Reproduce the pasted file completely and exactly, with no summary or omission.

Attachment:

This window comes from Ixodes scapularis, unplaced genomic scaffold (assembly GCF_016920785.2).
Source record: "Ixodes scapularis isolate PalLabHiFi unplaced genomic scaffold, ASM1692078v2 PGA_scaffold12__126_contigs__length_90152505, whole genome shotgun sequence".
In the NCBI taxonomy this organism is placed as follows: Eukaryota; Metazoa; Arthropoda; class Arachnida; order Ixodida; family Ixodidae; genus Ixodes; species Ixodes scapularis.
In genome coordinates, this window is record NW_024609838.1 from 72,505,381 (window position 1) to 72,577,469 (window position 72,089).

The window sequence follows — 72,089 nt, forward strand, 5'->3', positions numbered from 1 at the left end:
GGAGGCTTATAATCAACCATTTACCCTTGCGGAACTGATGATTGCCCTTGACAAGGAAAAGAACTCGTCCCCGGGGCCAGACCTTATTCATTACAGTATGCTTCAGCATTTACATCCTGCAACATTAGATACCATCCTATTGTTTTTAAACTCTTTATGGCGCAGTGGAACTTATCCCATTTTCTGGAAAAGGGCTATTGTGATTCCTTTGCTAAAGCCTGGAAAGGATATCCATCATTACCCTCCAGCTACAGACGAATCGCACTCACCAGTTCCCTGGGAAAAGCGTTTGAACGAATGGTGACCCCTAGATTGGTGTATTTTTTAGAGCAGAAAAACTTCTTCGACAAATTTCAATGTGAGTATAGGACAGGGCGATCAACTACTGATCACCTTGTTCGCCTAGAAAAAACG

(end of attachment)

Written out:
This window comes from Ixodes scapularis, unplaced genomic scaffold (assembly GCF_016920785.2).
Source record: "Ixodes scapularis isolate PalLabHiFi unplaced genomic scaffold, ASM1692078v2 PGA_scaffold12__126_contigs__length_90152505, whole genome shotgun sequence".
In the NCBI taxonomy this organism is placed as follows: Eukaryota; Metazoa; Arthropoda; class Arachnida; order Ixodida; family Ixodidae; genus Ixodes; species Ixodes scapularis.
In genome coordinates, this window is record NW_024609838.1 from 72,505,381 (window position 1) to 72,577,469 (window position 72,089).

The window sequence follows — 72,089 nt, forward strand, 5'->3', positions numbered from 1 at the left end:
GGAGGCTTATAATCAACCATTTACCCTTGCGGAACTGATGATTGCCCTTGACAAGGAAAAGAACTCGTCCCCGGGGCCAGACCTTATTCATTACAGTATGCTTCAGCATTTACATCCTGCAACATTAGATACCATCCTATTGTTTTTAAACTCTTTATGGCGCAGTGGAACTTATCCCATTTTCTGGAAAAGGGCTATTGTGATTCCTTTGCTAAAGCCTGGAAAGGATATCCATCATTACCCTCCAGCTACAGACGAATCGCACTCACCAGTTCCCTGGGAAAAGCGTTTGAACGAATGGTGACCCCTAGATTGGTGTATTTTTTAGAGCAGAAAAACTTCTTCGACAAATTTCAATGTGAGTATAGGACAGGGCGATCAACTACTGATCACCTTGTTCGCCTAGAAAAAACG